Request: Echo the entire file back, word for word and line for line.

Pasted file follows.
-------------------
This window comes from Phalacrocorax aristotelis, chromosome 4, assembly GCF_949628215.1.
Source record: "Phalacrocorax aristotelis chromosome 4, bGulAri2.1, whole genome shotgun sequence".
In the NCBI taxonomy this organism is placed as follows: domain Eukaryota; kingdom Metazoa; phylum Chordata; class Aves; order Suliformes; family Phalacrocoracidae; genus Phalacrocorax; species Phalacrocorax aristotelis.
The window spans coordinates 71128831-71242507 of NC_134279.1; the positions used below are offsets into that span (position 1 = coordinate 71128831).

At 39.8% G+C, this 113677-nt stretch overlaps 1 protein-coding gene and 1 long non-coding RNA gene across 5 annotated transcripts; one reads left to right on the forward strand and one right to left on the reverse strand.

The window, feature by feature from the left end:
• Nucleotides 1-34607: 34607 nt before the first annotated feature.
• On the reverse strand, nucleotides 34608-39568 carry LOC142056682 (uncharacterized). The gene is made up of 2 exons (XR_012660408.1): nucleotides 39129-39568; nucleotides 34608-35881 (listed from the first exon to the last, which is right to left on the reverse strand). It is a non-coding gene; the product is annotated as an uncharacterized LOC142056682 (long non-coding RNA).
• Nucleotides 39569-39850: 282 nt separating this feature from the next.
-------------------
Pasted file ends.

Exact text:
This window comes from Phalacrocorax aristotelis, chromosome 4, assembly GCF_949628215.1.
Source record: "Phalacrocorax aristotelis chromosome 4, bGulAri2.1, whole genome shotgun sequence".
In the NCBI taxonomy this organism is placed as follows: domain Eukaryota; kingdom Metazoa; phylum Chordata; class Aves; order Suliformes; family Phalacrocoracidae; genus Phalacrocorax; species Phalacrocorax aristotelis.
The window spans coordinates 71128831-71242507 of NC_134279.1; the positions used below are offsets into that span (position 1 = coordinate 71128831).

At 39.8% G+C, this 113677-nt stretch overlaps 1 protein-coding gene and 1 long non-coding RNA gene across 5 annotated transcripts; one reads left to right on the forward strand and one right to left on the reverse strand.

The window, feature by feature from the left end:
• Nucleotides 1-34607: 34607 nt before the first annotated feature.
• On the reverse strand, nucleotides 34608-39568 carry LOC142056682 (uncharacterized). The gene is made up of 2 exons (XR_012660408.1): nucleotides 39129-39568; nucleotides 34608-35881 (listed from the first exon to the last, which is right to left on the reverse strand). It is a non-coding gene; the product is annotated as an uncharacterized LOC142056682 (long non-coding RNA).
• Nucleotides 39569-39850: 282 nt separating this feature from the next.